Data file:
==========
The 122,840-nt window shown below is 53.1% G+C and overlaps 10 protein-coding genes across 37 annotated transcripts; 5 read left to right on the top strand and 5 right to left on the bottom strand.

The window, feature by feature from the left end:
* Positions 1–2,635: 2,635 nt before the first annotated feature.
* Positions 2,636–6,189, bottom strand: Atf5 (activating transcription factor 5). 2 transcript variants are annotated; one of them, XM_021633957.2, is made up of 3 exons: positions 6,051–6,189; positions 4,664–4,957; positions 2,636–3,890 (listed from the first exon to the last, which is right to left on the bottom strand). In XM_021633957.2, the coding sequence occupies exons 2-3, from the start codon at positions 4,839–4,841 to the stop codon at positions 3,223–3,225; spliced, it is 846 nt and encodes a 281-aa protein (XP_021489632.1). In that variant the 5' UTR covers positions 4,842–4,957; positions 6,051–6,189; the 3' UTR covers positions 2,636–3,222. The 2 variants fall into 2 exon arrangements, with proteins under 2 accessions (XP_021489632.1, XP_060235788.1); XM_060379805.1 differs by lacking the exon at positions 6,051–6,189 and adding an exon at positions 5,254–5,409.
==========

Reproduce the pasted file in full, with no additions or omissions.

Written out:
The 122,840-nt window shown below is 53.1% G+C and overlaps 10 protein-coding genes across 37 annotated transcripts; 5 read left to right on the top strand and 5 right to left on the bottom strand.

The window, feature by feature from the left end:
* Positions 1–2,635: 2,635 nt before the first annotated feature.
* Positions 2,636–6,189, bottom strand: Atf5 (activating transcription factor 5). 2 transcript variants are annotated; one of them, XM_021633957.2, is made up of 3 exons: positions 6,051–6,189; positions 4,664–4,957; positions 2,636–3,890 (listed from the first exon to the last, which is right to left on the bottom strand). In XM_021633957.2, the coding sequence occupies exons 2-3, from the start codon at positions 4,839–4,841 to the stop codon at positions 3,223–3,225; spliced, it is 846 nt and encodes a 281-aa protein (XP_021489632.1). In that variant the 5' UTR covers positions 4,842–4,957; positions 6,051–6,189; the 3' UTR covers positions 2,636–3,222. The 2 variants fall into 2 exon arrangements, with proteins under 2 accessions (XP_021489632.1, XP_060235788.1); XM_060379805.1 differs by lacking the exon at positions 6,051–6,189 and adding an exon at positions 5,254–5,409.